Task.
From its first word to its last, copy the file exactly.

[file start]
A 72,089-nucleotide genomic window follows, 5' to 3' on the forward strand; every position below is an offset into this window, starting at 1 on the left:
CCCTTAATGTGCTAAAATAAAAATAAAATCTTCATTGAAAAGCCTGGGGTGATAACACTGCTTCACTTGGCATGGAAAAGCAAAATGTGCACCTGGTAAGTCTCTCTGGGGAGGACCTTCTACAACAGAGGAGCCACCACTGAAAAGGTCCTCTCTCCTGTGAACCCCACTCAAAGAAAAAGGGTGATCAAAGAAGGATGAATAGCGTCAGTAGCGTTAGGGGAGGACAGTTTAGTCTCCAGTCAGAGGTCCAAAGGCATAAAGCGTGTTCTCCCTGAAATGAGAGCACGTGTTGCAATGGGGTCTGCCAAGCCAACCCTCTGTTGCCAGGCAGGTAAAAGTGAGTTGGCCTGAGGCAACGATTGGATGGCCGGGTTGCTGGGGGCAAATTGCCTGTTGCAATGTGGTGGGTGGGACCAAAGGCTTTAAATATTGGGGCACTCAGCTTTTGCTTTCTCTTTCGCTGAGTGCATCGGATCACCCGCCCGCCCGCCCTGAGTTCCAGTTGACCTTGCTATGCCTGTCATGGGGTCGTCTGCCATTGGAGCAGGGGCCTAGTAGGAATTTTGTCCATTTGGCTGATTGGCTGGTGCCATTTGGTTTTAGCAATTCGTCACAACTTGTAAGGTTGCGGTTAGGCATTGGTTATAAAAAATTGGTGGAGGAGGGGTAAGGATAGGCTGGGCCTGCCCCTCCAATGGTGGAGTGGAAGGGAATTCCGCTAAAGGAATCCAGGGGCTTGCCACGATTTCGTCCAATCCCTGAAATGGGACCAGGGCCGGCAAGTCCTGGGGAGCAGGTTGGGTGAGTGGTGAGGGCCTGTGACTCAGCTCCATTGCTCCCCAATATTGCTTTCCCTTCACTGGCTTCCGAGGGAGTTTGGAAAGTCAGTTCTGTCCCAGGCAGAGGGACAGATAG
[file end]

A 72,089-nucleotide genomic window follows, 5' to 3' on the forward strand; every position below is an offset into this window, starting at 1 on the left:
CCCTTAATGTGCTAAAATAAAAATAAAATCTTCATTGAAAAGCCTGGGGTGATAACACTGCTTCACTTGGCATGGAAAAGCAAAATGTGCACCTGGTAAGTCTCTCTGGGGAGGACCTTCTACAACAGAGGAGCCACCACTGAAAAGGTCCTCTCTCCTGTGAACCCCACTCAAAGAAAAAGGGTGATCAAAGAAGGATGAATAGCGTCAGTAGCGTTAGGGGAGGACAGTTTAGTCTCCAGTCAGAGGTCCAAAGGCATAAAGCGTGTTCTCCCTGAAATGAGAGCACGTGTTGCAATGGGGTCTGCCAAGCCAACCCTCTGTTGCCAGGCAGGTAAAAGTGAGTTGGCCTGAGGCAACGATTGGATGGCCGGGTTGCTGGGGGCAAATTGCCTGTTGCAATGTGGTGGGTGGGACCAAAGGCTTTAAATATTGGGGCACTCAGCTTTTGCTTTCTCTTTCGCTGAGTGCATCGGATCACCCGCCCGCCCGCCCTGAGTTCCAGTTGACCTTGCTATGCCTGTCATGGGGTCGTCTGCCATTGGAGCAGGGGCCTAGTAGGAATTTTGTCCATTTGGCTGATTGGCTGGTGCCATTTGGTTTTAGCAATTCGTCACAACTTGTAAGGTTGCGGTTAGGCATTGGTTATAAAAAATTGGTGGAGGAGGGGTAAGGATAGGCTGGGCCTGCCCCTCCAATGGTGGAGTGGAAGGGAATTCCGCTAAAGGAATCCAGGGGCTTGCCACGATTTCGTCCAATCCCTGAAATGGGACCAGGGCCGGCAAGTCCTGGGGAGCAGGTTGGGTGAGTGGTGAGGGCCTGTGACTCAGCTCCATTGCTCCCCAATATTGCTTTCCCTTCACTGGCTTCCGAGGGAGTTTGGAAAGTCAGTTCTGTCCCAGGCAGAGGGACAGATAG